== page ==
'Black Widow' Should Beat the Box Office Opening of 'F9,' But by How Much?
Even for Marvel, reaching a $100 million-plus opening will be difficult
Before the summer season began, analysts and distributors alike warned that no one should expect a blockbuster to pass the coveted $100 million-plus opening weekend mark. But if there’s any title that might have a puncher’s chance at reaching it, it is Marvel Studios’ “Black Widow.”
The first Marvel movie in two years will open on 4,100 screens and enters, like almost all MCU films, with strong reviews as critics have given it an 83% Rotten Tomatoes score. In addition, Fandango is reporting that the film is not only setting new highs on its site for post-pandemic presales but is also outperforming MCU films like “Doctor Strange,” which opened to $85 million in November 2016, and “Spider-Man: Homecoming,” which opened to $117 million in July 2017.
Such numbers show at least that the presence of Disney+ shows like “Loki” haven’t diminished fans’ interest in anything and everything that Marvel Studios has to offer. It’s why both Disney and independent projectors have “Black Widow” easily topping “F9” for the highest post-pandemic opening, with Disney projecting a $75 million launch while trackers are expecting a start in the $80 million range.
But even with the progress made with theatrical reopening, $100 million would still be a challenging mark to reach. Roughly 20% of theaters are still closed, most notably in Ontario and some other regions of Canada. And in the past, such strong numbers for blockbusters have been in part because of a level of support from casual moviegoers that the post-COVID market hasn’t shown yet.
“As long as this film tops ‘F9,’ it’s a success,” said Boxoffice analyst Shawn Robbins. “It’s just a matter of by how much and whether it can draw in people who haven’t been back to theaters since they reopened.”
Another wrinkle in this release: “Black Widow” will also be available as a $30 premium title to Disney+ subscribers. That shouldn’t be much of a factor this weekend, as the hardcore fans that turn out in droves to comic book films have shown they value the big-screen experience. For evidence, look no further than “Wonder Woman 1984,” which saw strong demand for private screenings at theaters on Christmas weekend even as it was released on HBO Max at no extra charge.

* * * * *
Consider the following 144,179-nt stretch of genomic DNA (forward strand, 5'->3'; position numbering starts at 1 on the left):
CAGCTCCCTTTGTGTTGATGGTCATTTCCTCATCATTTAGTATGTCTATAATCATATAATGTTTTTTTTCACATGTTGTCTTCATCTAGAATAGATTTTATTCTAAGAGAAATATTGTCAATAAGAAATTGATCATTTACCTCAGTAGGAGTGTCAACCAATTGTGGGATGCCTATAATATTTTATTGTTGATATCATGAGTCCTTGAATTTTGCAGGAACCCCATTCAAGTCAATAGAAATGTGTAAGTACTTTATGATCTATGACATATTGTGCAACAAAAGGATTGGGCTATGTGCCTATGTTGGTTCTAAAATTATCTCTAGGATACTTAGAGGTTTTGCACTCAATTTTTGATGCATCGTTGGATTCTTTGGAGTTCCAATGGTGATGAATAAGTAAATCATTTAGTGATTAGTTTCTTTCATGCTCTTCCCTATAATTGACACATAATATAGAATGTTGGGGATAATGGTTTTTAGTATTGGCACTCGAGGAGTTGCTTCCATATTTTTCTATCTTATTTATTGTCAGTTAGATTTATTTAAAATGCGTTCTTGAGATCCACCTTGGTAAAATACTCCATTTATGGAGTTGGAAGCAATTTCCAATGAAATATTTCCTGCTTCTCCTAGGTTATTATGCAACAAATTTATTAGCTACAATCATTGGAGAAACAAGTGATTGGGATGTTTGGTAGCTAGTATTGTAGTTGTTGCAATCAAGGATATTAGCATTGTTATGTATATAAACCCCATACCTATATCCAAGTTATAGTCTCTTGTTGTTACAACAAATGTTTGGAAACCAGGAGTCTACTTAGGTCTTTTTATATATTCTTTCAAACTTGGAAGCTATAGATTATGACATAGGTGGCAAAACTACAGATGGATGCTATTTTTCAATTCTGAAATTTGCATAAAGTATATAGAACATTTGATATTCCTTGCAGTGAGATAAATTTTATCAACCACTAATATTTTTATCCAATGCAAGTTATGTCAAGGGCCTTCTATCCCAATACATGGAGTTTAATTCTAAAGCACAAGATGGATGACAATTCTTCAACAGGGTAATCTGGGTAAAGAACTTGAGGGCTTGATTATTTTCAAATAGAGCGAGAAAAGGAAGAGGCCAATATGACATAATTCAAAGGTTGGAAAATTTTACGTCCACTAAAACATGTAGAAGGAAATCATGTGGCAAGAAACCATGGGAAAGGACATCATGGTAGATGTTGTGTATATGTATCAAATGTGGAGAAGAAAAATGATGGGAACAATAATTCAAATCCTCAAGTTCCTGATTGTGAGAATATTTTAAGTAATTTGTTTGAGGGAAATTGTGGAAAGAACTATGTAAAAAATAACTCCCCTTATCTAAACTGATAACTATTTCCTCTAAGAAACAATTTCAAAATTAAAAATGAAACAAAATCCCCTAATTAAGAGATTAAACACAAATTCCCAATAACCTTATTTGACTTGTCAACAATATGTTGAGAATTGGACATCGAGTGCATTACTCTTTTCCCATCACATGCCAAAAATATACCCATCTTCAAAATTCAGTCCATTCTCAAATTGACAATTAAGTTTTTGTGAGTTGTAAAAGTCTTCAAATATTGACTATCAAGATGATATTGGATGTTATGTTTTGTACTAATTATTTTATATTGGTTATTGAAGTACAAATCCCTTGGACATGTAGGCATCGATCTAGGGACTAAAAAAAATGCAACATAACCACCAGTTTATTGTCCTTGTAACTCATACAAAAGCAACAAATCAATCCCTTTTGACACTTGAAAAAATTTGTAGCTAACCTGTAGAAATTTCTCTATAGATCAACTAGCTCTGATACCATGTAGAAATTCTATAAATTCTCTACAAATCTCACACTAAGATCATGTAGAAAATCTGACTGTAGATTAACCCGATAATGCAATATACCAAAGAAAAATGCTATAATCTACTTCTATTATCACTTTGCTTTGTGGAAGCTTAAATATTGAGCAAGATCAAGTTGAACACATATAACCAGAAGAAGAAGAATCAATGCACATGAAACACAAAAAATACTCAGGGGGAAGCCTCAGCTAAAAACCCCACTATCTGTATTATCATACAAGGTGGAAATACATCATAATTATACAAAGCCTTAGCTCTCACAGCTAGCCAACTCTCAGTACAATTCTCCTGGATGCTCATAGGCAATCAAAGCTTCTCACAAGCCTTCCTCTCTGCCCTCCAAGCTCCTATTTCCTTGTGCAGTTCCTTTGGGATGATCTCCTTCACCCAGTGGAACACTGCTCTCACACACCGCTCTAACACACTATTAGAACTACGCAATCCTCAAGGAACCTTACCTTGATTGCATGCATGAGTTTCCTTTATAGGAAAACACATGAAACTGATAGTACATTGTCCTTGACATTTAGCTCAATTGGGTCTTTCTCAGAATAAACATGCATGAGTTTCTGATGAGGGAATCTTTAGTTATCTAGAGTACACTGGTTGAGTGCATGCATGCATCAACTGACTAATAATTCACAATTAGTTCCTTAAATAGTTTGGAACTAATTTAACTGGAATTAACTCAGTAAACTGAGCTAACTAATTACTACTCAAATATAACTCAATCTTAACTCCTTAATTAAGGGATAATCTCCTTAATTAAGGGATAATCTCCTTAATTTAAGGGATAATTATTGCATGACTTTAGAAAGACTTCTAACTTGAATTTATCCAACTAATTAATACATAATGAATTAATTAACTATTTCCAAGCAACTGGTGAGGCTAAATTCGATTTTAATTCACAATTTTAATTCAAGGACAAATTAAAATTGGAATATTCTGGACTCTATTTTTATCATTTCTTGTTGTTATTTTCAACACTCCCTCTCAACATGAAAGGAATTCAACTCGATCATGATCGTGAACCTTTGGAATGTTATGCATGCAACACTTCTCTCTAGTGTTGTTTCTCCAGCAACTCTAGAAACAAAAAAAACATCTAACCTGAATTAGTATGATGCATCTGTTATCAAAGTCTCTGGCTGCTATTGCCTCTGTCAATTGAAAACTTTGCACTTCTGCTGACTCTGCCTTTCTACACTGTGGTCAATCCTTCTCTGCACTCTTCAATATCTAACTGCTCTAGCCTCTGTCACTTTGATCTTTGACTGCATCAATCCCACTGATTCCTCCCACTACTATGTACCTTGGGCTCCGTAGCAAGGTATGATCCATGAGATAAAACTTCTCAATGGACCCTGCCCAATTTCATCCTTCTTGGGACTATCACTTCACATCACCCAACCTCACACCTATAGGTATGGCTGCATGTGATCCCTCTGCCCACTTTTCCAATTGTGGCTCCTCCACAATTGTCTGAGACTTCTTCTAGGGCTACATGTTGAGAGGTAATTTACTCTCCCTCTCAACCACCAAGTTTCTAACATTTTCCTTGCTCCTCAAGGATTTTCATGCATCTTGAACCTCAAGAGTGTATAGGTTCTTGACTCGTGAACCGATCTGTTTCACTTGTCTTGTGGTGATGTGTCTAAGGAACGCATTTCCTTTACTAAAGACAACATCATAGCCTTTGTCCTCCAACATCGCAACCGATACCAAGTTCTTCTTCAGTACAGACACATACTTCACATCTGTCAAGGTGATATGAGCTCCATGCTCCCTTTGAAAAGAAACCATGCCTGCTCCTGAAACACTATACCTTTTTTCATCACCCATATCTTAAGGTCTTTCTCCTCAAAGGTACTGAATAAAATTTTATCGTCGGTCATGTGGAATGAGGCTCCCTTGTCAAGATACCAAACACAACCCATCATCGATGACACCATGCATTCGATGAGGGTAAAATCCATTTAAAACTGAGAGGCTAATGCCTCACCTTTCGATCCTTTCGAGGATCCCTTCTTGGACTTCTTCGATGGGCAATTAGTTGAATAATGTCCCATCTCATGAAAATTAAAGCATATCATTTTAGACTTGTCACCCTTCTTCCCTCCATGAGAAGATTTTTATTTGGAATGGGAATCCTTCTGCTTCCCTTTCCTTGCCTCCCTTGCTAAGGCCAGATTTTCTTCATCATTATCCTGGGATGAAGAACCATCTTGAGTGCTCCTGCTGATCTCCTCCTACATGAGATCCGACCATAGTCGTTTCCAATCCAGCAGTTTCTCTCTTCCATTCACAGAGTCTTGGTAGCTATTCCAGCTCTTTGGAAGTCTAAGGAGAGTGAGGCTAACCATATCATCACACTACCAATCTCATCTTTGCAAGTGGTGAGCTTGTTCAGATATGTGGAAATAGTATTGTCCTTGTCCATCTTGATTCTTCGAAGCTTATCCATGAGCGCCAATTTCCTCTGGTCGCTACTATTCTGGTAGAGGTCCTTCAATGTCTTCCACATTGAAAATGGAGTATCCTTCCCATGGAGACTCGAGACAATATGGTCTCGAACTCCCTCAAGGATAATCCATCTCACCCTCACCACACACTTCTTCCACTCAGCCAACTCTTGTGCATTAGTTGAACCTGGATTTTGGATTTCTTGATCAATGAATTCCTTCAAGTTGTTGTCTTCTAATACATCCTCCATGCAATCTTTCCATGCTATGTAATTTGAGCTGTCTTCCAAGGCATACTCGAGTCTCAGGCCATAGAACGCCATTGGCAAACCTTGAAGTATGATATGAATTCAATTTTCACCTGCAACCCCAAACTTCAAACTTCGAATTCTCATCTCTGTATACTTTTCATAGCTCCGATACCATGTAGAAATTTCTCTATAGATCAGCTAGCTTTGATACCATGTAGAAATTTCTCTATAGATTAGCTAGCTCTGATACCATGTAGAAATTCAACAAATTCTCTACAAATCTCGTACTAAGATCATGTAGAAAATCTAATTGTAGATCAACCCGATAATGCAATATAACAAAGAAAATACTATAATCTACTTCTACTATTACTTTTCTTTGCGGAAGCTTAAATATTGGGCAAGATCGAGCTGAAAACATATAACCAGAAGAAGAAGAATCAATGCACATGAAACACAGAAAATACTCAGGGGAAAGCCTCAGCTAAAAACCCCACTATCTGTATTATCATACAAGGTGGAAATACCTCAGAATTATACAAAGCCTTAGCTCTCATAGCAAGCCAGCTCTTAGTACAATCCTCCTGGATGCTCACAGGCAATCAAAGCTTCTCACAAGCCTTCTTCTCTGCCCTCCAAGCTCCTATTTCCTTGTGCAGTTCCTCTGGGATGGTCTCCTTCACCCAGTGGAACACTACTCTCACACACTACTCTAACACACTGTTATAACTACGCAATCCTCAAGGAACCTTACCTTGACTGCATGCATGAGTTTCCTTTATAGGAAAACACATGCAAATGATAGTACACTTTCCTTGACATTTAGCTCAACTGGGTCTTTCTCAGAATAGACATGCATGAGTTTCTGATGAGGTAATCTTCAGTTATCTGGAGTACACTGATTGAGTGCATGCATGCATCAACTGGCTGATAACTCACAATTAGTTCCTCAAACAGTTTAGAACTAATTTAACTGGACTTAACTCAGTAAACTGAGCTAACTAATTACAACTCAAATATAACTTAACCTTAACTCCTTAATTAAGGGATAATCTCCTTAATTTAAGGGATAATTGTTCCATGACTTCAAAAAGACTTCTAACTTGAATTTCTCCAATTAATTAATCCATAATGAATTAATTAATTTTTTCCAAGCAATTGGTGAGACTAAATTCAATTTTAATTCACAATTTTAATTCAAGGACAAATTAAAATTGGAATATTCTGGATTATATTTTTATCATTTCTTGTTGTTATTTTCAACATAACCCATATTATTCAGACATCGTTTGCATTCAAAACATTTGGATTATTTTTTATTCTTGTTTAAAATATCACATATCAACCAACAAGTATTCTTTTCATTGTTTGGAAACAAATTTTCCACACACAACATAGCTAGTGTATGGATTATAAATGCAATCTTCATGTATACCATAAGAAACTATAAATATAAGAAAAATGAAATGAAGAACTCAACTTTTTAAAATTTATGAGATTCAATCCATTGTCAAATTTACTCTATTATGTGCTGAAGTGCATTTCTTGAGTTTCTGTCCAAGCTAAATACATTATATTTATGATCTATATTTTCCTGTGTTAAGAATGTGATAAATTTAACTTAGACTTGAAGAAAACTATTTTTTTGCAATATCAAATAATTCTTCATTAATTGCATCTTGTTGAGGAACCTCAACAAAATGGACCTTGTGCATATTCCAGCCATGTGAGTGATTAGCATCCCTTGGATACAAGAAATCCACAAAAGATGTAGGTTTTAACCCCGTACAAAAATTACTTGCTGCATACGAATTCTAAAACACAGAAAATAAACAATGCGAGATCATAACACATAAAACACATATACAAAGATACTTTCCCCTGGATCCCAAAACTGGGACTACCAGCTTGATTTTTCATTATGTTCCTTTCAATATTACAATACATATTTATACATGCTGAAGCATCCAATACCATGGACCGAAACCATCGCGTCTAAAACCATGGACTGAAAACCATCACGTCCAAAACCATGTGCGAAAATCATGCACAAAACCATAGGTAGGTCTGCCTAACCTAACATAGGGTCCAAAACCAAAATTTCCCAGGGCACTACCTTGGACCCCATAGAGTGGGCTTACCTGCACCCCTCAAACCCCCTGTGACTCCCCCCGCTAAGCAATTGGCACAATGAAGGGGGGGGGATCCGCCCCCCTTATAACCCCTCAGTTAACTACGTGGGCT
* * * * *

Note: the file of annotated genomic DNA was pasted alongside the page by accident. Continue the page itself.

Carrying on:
But later weekends might be a different story if casual moviegoers choose the PVOD model instead of going to movie theaters. Disney’s 2021 hybrid releases “Raya and the Last Dragon” and “Cruella” have done respectably at the domestic box office, with “Raya” making $54.5 million from its March release and “Cruella” holding a running count of $77 million from its Memorial Day weekend release.
Meanwhile, streaming data company Samba TV, which analyzes streaming metrics from Smart TVs, reported that 686,000 U.S. households watched “Cruella” during Memorial Day weekend, which translates to roughly $20.5 million in PVOD revenue. That doesn’t necessarily mean that those viewers would watch “Cruella” in theaters if the PVOD option wasn’t available, and there is still little data about PVOD numbers in later weeks. But that does show that Disney is finding traction with a release model that doesn’t require them to share revenue with theaters, and “Black Widow” will give them a chance to continue the PVOD experiment with its most lucrative IP.
“Black Widow” will also be a test of overseas markets, as the film will be released in 46 countries this weekend. Among the markets getting a release: Australia, Brazil, Mexico, Korea, Japan and much of Europe including France, Germany, Italy, Spain and the U.K. Between the ongoing struggles with COVID-19 around the world and the UEFA Euro finals, international estimates are looking at a very modest $55-60 million weekend total.
The big market, of course, is China, which does not yet have a release date for the film and might see opening numbers diminished as a result since pirated copies will soon circulate. But given the $135 million opening that “F9” earned in China, there’s little reason to believe audiences there won’t turn out even more for a Marvel film given that even “smaller” MCU films like “Captain Marvel” and “Spider-Man: Far From Home” were able to open in the $85 million-95 million range.
But even if China delivers, a $1 billion global total for “Black Widow” is definitely out of the question, as it may also be for other 2021 Marvel films like “Shang-Chi and the Legend of the Ten Rings” and “Eternals.” But the arrival of a Marvel film will at least provide a measuring stick of how the box office in various parts of the world is performing compared to pre-pandemic baselines and show just how far the industry has to go in its recovery.
“Black Widow” sees Scarlett Johansson return in what is expected to be her final performance as Russian spy turned Avenger Natasha Romanoff. Set between “Captain America: Civil War” and “Avengers: Infinity War,” the film follows Natasha as her pre-Avengers past returns to confront her in the form of Yelena Belova (Florence Pugh), an assassin who was trained alongside Natasha in the top-secret spy training program known as the Red Room.
David Harbour, Rachel Weisz, O-T Fagbenle and Ray Winstone also star. Cate Shortland directed from a script by Eric Pearson.
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